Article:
How to create a world of memorable characters?
– I draw them.

I like writing stories with large worlds, multiple plots and many characters. This presents a big challenge; how do readers remember a character that may not appear again for several chapters? I draw them, the process helps me expand their individualities and give them unique and memorable dimensions.

Sketching your characters out will help you broaden your understanding of them
Sketching your characters out will help you broaden your understanding of them

It’s easy for a writer to skip over describing their characters; they live in our heads so we are already very close to them. The reader however needs to build that connection up, sure they will embellish themselves, but you need to seed some of that persona.

It’s a long process too, each time a character makes an appearance in your story it is a chance for you to layer up their personality and traits. You can’t front load too much of that description otherwise you will overload the reader and they quickly forget.

The next step is to think how you want them to change over the course of your story. What challenges are they going to overcome or slippery slopes that are going to change their personality or outlook over time?

Writing a novel can take a long time and it is important to be able to quickly remind yourself what traits a particular character has without having to riffle through pages and pages of words. Creating character profiles can save you huge amounts of time, prevent you from creating inconsistencies and really help you build upon their individual journeys. I store them on my phone

I also collect images that I feel relate to that characters persona, a quick Google Images search using some of your descriptive words can very quickly help build a mood board for each of the lives embedded in your story.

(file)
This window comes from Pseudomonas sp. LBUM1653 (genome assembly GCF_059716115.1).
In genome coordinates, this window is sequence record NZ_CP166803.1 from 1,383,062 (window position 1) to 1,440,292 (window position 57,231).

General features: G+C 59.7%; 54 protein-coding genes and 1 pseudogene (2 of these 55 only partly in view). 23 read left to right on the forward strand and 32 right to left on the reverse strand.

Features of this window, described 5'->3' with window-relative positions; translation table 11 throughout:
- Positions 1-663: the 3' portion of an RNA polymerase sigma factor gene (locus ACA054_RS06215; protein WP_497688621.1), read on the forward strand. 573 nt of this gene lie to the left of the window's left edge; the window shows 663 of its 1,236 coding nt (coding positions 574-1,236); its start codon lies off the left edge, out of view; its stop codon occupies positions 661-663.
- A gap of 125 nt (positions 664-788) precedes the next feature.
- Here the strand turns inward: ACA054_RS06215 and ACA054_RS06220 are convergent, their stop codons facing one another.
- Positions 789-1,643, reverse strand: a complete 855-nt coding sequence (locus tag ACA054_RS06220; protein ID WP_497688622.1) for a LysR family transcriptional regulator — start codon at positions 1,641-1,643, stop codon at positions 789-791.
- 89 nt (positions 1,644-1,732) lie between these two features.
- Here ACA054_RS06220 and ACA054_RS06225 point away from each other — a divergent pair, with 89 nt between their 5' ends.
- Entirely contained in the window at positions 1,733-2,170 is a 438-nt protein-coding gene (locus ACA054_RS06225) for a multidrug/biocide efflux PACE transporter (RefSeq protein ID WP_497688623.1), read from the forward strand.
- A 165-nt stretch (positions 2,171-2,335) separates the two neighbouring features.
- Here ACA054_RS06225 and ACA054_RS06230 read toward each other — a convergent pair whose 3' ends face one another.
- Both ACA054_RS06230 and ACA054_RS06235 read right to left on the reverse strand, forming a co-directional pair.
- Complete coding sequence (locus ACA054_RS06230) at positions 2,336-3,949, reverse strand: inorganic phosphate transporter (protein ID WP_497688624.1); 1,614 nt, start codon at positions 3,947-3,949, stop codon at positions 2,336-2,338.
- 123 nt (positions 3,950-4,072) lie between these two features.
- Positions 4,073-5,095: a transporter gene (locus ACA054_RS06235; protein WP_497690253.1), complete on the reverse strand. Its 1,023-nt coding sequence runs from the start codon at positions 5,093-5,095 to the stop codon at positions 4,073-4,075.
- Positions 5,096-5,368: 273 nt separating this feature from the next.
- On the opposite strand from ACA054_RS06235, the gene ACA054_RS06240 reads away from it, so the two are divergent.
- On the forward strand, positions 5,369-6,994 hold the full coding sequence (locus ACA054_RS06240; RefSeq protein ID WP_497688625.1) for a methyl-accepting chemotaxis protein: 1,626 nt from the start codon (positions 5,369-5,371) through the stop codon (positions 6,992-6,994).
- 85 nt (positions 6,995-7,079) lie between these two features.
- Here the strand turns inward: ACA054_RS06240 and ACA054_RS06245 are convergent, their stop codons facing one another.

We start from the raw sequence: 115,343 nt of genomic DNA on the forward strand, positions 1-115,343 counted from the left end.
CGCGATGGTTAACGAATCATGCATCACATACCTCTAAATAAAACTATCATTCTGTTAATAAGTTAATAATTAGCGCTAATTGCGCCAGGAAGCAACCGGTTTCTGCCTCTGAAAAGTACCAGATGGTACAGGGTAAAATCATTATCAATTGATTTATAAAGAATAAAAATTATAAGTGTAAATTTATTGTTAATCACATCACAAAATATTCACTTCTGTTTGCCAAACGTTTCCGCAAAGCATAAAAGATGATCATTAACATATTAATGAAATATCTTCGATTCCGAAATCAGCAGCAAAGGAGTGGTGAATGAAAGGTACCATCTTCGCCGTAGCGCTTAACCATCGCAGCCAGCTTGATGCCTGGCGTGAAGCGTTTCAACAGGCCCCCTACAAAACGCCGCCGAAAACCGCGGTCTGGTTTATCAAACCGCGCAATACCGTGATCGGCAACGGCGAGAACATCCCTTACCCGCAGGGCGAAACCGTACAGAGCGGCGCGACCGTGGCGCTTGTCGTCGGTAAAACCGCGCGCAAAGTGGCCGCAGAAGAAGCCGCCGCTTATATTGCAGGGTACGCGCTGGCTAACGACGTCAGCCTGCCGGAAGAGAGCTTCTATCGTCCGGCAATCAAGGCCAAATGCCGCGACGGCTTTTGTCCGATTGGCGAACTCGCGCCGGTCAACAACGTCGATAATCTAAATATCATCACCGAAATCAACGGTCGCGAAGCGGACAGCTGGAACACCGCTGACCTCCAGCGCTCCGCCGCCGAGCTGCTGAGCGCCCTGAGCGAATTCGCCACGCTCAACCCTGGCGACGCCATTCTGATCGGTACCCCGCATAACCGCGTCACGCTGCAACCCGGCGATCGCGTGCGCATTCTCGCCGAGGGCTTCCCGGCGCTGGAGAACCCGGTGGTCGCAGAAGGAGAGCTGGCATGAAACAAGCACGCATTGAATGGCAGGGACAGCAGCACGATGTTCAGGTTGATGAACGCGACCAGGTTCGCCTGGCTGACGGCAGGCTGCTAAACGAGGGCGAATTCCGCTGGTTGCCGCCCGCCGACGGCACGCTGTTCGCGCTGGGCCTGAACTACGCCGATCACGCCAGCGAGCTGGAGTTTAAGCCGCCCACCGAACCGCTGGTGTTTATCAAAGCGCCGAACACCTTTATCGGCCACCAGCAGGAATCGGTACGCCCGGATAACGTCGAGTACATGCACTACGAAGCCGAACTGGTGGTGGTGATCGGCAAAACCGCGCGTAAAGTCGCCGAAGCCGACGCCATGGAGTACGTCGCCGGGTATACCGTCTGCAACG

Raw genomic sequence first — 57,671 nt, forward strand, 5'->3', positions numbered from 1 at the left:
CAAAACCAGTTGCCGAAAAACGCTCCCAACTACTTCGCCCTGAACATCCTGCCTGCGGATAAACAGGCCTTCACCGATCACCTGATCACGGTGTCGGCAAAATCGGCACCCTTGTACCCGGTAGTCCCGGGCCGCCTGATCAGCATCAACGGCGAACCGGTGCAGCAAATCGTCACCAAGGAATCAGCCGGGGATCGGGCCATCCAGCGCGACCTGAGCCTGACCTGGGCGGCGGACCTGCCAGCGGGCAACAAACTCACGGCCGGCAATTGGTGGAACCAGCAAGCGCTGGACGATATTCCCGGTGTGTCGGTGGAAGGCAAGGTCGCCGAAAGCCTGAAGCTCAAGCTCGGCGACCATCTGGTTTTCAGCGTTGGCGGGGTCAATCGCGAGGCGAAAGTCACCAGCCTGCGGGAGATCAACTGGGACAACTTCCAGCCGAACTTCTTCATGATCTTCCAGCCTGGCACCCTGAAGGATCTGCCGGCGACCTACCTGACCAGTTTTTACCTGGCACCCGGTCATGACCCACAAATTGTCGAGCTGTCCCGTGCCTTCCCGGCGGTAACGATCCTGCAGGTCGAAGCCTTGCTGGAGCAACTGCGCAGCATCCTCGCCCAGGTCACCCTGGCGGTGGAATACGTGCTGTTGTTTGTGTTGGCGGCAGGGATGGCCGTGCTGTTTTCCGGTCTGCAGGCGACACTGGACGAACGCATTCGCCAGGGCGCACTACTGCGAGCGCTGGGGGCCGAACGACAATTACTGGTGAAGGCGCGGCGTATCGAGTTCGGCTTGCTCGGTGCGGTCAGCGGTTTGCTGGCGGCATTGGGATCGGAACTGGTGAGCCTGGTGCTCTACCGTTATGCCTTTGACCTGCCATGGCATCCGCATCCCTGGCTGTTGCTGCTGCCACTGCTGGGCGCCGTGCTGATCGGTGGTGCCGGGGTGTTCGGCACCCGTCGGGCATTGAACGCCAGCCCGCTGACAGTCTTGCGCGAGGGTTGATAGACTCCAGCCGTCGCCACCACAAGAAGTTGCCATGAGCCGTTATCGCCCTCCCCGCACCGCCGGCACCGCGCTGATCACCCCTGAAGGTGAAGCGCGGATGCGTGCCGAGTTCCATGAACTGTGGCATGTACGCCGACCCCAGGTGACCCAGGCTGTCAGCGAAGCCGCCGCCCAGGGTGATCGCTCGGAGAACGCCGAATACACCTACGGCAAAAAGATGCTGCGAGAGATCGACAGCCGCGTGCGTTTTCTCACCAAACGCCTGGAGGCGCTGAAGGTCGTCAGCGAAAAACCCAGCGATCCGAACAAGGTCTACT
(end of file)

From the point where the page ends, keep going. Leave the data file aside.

Sketching The Wailing Banshee for my new book: The Kings of the New World
Sketching The Wailing Banshee for my new book: The Kings of the New World

Once I have a strong understanding of a character I sketch him or her, it doesn’t matter if you don’t think you can draw, you don’t have to show anyone else! And everyone can draw by the way; stick men can be very informative. Drawing your character will allow the creativity in you to thrive; you will suddenly discover new aspects, unique traits, finer details that you can then work back into your story and will help your readers engage with them.

What are beta readers? Why, when and how to use them?

You’ve just finished writing your precious novel; you’ve read through it multiple times and fixed countless inconsistencies, grammatical errors and plot holes. You think it’s pretty close to being complete… wrong.

You are so close to your story lines that you are blind to countless tiny details. Your scenes and characters are so vivid in your imagination that you struggle to understand how a first time reader perceives them. Are you going to wait until your manuscript is published before realising that your reader’s perceptions are different to your own?